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Fluttering start for a hungry Hawk
Mark Mulvoy
August 16, 1971
Ken Harrelson shows promise, but only $210 profit, in his tour debut
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August 16, 1971

Fluttering Start For A Hungry Hawk

Ken Harrelson shows promise, but only $210 profit, in his tour debut

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Harrelson's approach to golf might be termed Palmeresque. He attacks the course, taking risks most players like to avoid. "I've always been wide open and flamboyant," he said, "and that's the way I'll play. I'm not taking out any irons and laying up. I'm opening the carburetor and letting the ball go. Nobody will ever call me a safe player." In all three rounds he tried chancy shots over trees and water, and not once did a gamble fail. "One lime it will," said Dave Marr, "and then he'll learn to play safe when he should play safe."

Most of the pros were impressed with the Hawk's compact swing. One of them even went so far as to say that golf "needs" the Hawk. ( Bowie Kuhn once said that about baseball, remember?) "You'd expect his swing to be very fast and uncoordinated, since he has just quit baseball," said the pro, "but it isn't. He'll make money out here."

Some pros feel the tour needs more city slickers like Harrelson. "The trouble out here is that we've got too many farmers and too many milk shake drinkers," Larry Mowry said. "I'd like to see a few more city guys who will sit down and have a beer once in a while. Everybody wonders where all the farmers come from on the tour. Well, I know. They've been building golf courses where the pastures used to be, and all the farmers give their kids golf clubs."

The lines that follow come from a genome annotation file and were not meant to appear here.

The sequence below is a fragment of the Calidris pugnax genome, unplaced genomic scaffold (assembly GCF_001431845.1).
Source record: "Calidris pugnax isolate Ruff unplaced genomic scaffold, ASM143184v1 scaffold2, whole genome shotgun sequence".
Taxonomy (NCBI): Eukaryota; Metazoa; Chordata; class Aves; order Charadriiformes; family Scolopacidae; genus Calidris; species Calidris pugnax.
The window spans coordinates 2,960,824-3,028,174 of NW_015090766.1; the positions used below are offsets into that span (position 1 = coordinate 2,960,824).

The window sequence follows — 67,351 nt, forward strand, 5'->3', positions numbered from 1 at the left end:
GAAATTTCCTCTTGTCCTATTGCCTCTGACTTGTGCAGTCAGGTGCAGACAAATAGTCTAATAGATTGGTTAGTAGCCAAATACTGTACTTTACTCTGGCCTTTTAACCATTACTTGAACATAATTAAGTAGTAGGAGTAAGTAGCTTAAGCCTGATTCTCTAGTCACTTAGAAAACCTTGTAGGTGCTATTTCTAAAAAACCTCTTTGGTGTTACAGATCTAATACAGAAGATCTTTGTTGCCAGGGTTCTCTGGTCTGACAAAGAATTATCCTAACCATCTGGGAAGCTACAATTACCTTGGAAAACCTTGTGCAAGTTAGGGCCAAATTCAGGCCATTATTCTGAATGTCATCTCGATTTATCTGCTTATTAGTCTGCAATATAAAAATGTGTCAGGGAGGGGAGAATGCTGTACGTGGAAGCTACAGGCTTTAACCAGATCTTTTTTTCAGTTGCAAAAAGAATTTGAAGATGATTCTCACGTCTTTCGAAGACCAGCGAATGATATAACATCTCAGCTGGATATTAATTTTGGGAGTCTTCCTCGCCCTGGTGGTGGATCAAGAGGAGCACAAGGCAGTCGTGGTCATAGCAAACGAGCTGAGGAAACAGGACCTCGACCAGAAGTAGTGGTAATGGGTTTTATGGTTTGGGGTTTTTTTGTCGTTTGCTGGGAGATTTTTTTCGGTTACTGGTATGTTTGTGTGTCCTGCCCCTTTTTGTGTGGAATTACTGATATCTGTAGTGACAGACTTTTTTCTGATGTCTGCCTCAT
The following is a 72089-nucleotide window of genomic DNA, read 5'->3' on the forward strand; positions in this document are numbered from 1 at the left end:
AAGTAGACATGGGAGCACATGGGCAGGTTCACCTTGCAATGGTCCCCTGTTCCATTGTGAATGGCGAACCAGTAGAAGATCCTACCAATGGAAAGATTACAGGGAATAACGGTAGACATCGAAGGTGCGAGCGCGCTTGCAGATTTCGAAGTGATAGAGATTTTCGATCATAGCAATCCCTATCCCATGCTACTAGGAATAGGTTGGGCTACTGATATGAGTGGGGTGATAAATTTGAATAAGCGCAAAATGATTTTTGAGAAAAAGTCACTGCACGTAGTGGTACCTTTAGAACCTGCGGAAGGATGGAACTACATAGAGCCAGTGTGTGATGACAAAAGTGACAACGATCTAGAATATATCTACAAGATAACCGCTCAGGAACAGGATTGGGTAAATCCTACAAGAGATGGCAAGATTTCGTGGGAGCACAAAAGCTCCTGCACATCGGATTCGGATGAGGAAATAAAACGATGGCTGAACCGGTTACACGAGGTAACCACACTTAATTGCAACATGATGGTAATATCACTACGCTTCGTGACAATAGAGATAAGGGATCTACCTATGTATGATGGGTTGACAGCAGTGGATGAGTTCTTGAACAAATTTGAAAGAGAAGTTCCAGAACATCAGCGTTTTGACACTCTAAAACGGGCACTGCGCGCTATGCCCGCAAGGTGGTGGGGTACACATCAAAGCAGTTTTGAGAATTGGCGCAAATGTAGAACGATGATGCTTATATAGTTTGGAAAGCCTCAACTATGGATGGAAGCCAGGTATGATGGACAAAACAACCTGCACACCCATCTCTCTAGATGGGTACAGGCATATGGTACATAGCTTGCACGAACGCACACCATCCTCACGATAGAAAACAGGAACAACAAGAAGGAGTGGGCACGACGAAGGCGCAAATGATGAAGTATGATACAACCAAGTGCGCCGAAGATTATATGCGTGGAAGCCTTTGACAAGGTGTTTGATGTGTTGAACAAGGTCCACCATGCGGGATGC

Before he can citify the tour, however, Harrelson must pass a sectional qualifying school at Winston-Salem, N.C. next month, and then survive the tough PGA rookie school at Palm Beach Gardens in October. "I've played golf every day for five weeks," Harrelson said, "and I'll play every day until I go to Winston-Salem. I can't get worse, for sure."

If he does qualify for the tour, Harrelson will have no worries about money, at least for a while. Although he has spent most of the estimated $500,000 he made in baseball over the last four years, the Hawk now has an angel—Si Haddad, president of the ABC Demolition Corp. of Arlington, Va. "He'll have no money worries if he puts his mind to golf and works at it," Haddad said at Akron. "If he doesn't work at it, forget it." Was Harrelson going to get along on the tour rookie's average subsidy of $400 a week, Haddad was asked. "The Hawk?" he answered, raising his eyebrows. "Are you kidding?" Best guess is that Haddad will see that Harrelson does not fall below about $750 a week until he begins paying his way.

Last week the Hawk won only $210. Considering that he spent 15 hours shooting his 221, it means he earned $14 an hour. Playing baseball for Cleveland this year he made roughly $170 an hour. Maybe the Hawk should return to the Indians.

"No way," he said. "I could work out for a week and help the Red Sox. But there's no way I'll ever play in Cleveland again." Well, maybe in the Cleveland Open.

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